iterativeBMAsurv-package: The Iterative Bayesian Model Averaging (BMA) algorithm for...

Description Details Author(s) References See Also Examples

Description

The iterative Bayesian Model Averaging (BMA) algorithm for survival analysis is a variable selection method for applying survival analysis to microarray data..

Details

Package: iterativeBMAsurv
Type: Package
Version: 0.1.0
Date: 2008-3-24
License: GPL version 2 or higher

The function iterateBMAsurv.train selects relevant variables by iteratively applying the bic.surv function from the BMA package until all variables in the training data are exhausted. The variables are assumed to be pre-sorted by rank when this function is called. The function iterateBMAsurv.train.wrapper acts as a wrapper for iterateBMAsurv.train, returning the names of the selected variables and an object of class bic.surv if the iterations exhaust all variables in the training set (-1 otherwise). Again, the variables are assumed to be pre-sorted by rank, so calling this function allows users to experiment with different univariate ranking measures. The function iterateBMAsurv.train.predict.assess combines the training, prediction, and assessment phases. It returns a list consisting of the numbers of selected genes and models from the training phase, the predicted risk scores of the test samples, and the overall survival analysis statistics indicating the difference between risk groups (p-value, chi-square statistic, and variance matrix). It also writes a Kaplan-Meier survival analysis curve to file, which serves as a pictorial nonparametric estimator of the difference between risk groups. The variables are not assumed to be pre-sorted by rank when this function is called. iterateBMAsurv.train.predict.assess calls singleGeneCoxph, which ranks the genes based on their log likelihood scores using Cox Proportional Hazards Regression. iterateBMAsurv.train.predict.assess calls iterateBMAsurv.train.wrapper in its training phase, so if Cox Proportional Hazards Regression is the desired univariate ranking algorithm, then calling this function with the training and testing sets is all that is necessary for a complete survival analysis run. The function crossVal performs k runs of n-fold cross validation on a training data set, where k and n are specified by the user. crossVal calls iterateBMAsurv.train.predict.assess during each fold, so Cox Proportional Hazards Regression is the univariate ranking measure for this function.

Author(s)

Ka Yee Yeung, University of Washington, Seattle, WA, Amalia Annest, University of Washington, Tacoma, WA

Maintainer: Ka Yee Yeung <[email protected]> Amalia Annest <[email protected]>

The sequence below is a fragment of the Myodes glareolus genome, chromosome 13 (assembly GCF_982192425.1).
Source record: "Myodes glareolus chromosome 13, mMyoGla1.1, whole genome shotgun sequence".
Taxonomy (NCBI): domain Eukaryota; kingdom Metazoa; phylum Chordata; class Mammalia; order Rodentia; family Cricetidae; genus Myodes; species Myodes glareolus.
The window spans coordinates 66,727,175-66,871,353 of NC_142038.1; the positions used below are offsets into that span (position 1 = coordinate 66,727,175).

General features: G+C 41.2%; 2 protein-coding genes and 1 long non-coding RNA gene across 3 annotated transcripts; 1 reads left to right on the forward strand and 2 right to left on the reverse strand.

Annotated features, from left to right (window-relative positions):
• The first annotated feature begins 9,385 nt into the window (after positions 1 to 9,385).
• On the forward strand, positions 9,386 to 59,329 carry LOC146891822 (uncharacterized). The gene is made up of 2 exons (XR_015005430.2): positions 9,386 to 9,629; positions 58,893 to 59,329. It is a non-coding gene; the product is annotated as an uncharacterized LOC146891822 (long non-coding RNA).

References

Annest, A., Yeung, K.Y., Bumgarner, R.E., and Raftery, A.E. (2008). Iterative Bayesian Model Averaging for Survival Analysis. Manuscript in Progress.

Raftery, A.E. (1995). Bayesian model selection in social research (with Discussion). Sociological Methodology 1995 (Peter V. Marsden, ed.), pp. 111-196, Cambridge, Mass.: Blackwells.

Volinsky, C., Madigan, D., Raftery, A., and Kronmal, R. (1997) Bayesian Model Averaging in Proprtional Hazard Models: Assessing the Risk of a Stroke. Applied Statistics 46: 433-448.

Yeung, K.Y., Bumgarner, R.E. and Raftery, A.E. (2005) Bayesian Model Averaging: Development of an improved multi-class, gene selection and classification tool for microarray data. Bioinformatics 21: 2394-2402.

See Also

iterateBMAsurv.train, iterateBMAsurv.train.wrapper, iterateBMAsurv.train.predict.assess, singleGeneCoxph, predictiveAssessCategory, crossVal, trainData, trainSurv, trainCens, testData, testSurv, testCens

Examples

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library (BMA)
library (iterativeBMAsurv)
data(trainData)
data(trainSurv)
data(trainCens)
data(testData)
data(testSurv)
data(testCens)

## Use p=10 genes and nbest=5 for fast computation
ret.bma <- iterateBMAsurv.train.predict.assess (train.dat=trainData, test.dat=testData, surv.time.train=trainSurv, surv.time.test=testSurv, cens.vec.train=trainCens, cens.vec.test=testCens, p=10, nbest=5)

## Extract the statistics from this survival analysis run
number.genes <- ret.bma$nvar
number.models <- ret.bma$nmodel
evaluate.success <- ret.bma$statistics

## Perform 1 run of 2-fold cross validation on the training set, using p=10 genes and nbest=5 for fast computation
cv <- crossVal(exset=trainData, survTime=trainSurv, censor=trainCens, diseaseType="DLBCL", noFolds=2, noRuns=1, p=10, nbest=5)

iterativeBMAsurv documentation built on Nov. 1, 2018, 2:04 a.m.